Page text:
Toronto Fringe 2008 Recommendations (the short version)

I have been seeing so many shows that I haven’t had time to spend on my site.  It’s both wonderful and sad at the same time.  But tomorrow (Thursday) I have arranged it so that I’m not going to my first show until late afternoon, so I’ll be spending the majority of the day at Jet Fuel sipping lattes and pulling together content for this baby.  I figured in the meantime though I’d reprint some of the reviews I’ve done for blogTO for the shows I highly recommend, since we’re running out of time for the festival.  Please note, this is only a selection out of what *I* have seen.  So I am no doubt missing some great shows in this list.

Keep reading for reviews re-posted from blogTO of:

– A Girl Named Ralph

– Exploding Breakfast

– JEM ROLLS: how i stopped worrying and learnt to love the mall

– One-Woman Show

– Stand up Monkey Poet

– Teaching the Fringe

A Girl Named Ralph (reviewed by Megan Mooney)

This is a great show. The first great thing is that, unlike many Fringe shows, which feel like they could use some judicious editing, this one was over too quickly. I wanted more, and hopefully Raffaella Diana will continue to work on expanding the piece and bring it back to Toronto at some point.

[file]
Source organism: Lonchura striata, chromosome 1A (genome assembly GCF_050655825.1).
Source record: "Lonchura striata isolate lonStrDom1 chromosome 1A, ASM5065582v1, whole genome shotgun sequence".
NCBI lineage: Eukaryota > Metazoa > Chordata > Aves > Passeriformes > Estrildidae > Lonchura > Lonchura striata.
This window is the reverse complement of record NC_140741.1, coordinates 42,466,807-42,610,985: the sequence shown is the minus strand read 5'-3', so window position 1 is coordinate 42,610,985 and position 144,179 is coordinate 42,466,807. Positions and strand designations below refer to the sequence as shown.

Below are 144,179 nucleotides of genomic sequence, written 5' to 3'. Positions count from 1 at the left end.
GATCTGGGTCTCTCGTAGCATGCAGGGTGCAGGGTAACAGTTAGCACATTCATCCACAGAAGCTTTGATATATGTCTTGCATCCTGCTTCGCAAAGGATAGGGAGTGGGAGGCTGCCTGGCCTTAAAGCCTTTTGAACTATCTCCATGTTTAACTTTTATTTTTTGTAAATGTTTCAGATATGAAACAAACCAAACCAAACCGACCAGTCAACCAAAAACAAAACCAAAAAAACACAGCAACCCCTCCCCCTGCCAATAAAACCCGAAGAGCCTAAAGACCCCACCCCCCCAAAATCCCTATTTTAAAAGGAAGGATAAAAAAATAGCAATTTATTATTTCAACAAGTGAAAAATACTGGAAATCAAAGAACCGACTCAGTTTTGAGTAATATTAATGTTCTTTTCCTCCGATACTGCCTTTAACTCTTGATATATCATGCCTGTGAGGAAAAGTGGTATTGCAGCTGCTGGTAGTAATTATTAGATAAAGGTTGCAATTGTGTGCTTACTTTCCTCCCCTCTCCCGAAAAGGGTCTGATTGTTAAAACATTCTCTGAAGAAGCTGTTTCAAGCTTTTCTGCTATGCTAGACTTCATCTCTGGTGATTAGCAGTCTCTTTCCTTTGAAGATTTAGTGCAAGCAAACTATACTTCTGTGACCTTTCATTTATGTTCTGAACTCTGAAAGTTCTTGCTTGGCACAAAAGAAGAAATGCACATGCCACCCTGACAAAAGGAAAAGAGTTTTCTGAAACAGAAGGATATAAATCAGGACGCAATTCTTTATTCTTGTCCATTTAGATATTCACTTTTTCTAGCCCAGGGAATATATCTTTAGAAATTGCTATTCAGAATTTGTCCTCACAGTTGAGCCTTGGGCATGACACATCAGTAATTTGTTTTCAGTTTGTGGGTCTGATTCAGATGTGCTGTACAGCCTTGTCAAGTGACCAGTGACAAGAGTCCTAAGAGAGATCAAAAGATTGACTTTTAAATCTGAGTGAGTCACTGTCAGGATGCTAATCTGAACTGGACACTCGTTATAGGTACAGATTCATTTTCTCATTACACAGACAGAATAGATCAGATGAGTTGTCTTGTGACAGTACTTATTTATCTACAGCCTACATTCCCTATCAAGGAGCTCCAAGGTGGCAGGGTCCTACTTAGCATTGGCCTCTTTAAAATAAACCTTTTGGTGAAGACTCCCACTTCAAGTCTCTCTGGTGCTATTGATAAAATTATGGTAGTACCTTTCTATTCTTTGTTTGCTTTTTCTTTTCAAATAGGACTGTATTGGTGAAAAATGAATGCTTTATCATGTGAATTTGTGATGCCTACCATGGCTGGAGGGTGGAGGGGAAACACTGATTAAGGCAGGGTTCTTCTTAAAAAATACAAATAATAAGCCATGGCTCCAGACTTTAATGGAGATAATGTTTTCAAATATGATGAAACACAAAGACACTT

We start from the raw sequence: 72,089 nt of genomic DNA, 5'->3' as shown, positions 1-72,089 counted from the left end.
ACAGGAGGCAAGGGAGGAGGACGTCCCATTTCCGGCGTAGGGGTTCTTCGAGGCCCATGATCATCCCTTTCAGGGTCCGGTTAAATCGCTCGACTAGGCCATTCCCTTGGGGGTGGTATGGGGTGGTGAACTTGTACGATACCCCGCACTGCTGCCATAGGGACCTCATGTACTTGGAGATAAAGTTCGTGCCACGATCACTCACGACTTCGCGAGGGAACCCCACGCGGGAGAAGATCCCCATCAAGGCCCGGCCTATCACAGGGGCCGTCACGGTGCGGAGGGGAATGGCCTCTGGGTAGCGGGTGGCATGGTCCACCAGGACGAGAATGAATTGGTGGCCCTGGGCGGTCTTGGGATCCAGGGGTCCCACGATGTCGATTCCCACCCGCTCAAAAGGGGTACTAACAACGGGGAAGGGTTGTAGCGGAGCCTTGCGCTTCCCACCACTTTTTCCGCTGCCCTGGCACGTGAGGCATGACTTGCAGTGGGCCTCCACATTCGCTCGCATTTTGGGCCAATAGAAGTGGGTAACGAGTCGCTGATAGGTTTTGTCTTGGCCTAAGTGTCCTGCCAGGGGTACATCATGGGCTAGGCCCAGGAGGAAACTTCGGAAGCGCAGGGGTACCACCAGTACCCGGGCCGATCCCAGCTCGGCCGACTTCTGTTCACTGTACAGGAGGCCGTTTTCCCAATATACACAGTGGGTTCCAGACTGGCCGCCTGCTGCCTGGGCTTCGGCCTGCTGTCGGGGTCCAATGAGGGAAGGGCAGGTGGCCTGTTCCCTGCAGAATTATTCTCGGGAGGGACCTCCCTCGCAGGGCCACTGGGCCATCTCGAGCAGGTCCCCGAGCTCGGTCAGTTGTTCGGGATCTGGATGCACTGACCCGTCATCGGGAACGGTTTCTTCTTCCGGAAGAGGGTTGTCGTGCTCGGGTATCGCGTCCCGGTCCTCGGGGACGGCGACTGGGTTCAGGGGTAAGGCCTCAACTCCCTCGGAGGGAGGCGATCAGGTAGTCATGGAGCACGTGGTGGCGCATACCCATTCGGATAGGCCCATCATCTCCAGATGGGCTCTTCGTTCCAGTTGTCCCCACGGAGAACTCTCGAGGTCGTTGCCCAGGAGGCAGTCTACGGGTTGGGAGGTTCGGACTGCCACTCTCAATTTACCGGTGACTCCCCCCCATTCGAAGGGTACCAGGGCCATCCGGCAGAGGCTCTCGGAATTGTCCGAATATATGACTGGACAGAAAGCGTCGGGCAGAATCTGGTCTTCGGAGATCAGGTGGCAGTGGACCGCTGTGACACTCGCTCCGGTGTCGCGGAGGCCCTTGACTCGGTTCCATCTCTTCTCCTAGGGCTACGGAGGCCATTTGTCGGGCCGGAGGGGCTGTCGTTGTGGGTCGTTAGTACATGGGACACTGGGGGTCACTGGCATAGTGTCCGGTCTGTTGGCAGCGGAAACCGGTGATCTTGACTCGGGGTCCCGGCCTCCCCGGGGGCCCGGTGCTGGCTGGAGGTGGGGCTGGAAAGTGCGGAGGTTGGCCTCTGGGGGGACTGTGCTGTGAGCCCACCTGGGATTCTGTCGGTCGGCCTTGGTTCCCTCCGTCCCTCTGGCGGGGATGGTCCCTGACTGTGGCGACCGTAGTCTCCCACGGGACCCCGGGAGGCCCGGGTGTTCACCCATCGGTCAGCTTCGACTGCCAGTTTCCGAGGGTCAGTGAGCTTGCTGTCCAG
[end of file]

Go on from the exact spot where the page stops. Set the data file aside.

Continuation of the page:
The show gave the audience a glimpse into an Italian-Canadian family. It was interesting, funny and a pleasure to watch. My only complaint was the transitions, the amount of time between scenes, where the lights were down, broke up the flow of the piece. Well, that, and the fact that I wanted it to be longer, the 35 minutes flew by. But I’d rather be left wanting more than sit there checking my watch hoping for it to be over.

A Girl Named Ralph is playing at the Robert Gill Theatre July 9, 10, 11, 12. For more info see the Toronto Fringe website.


The Exploding Breakfast (reviewed by Megan Mooney)

I loved this one-man show. It was a lovely subtle beginning. One moment the audience was chatting with Ingle Knight (the playwright and performer) and then suddenly I realized the performance has started. It’s a quiet, soft transition, lulling you into the show without the traditional ‘lights down, lights up’ approach.

Knight’s storytelling is engaging. He shows us his inner workings and offers up several characters from his days as a playwright in residence in Johannesburg. And, although the show is not specifically about Joburg, it does give us quite a flavour of it in the 90s.

If I had to classify the show I suppose I’d call it a comedy, but it’s certainly more than just light-hearted fun. This is one of those shows that’s funny and makes you think. Highly recommended, and luckily, there are several performances left! The Exploding Breakfast is playing at the Factory Studio Theatre July 8, 9, 10, 11, 12. For more info see the Toronto Fringe website.


JEM ROLLS: how i stopped worrying and learnt to love the mall (reviewed by Megan Mooney)

This show is frenetic. I’ve never seen a Jem Rolls show before, so I wasn’t prepared for the intensity of energy coming at me from the stage.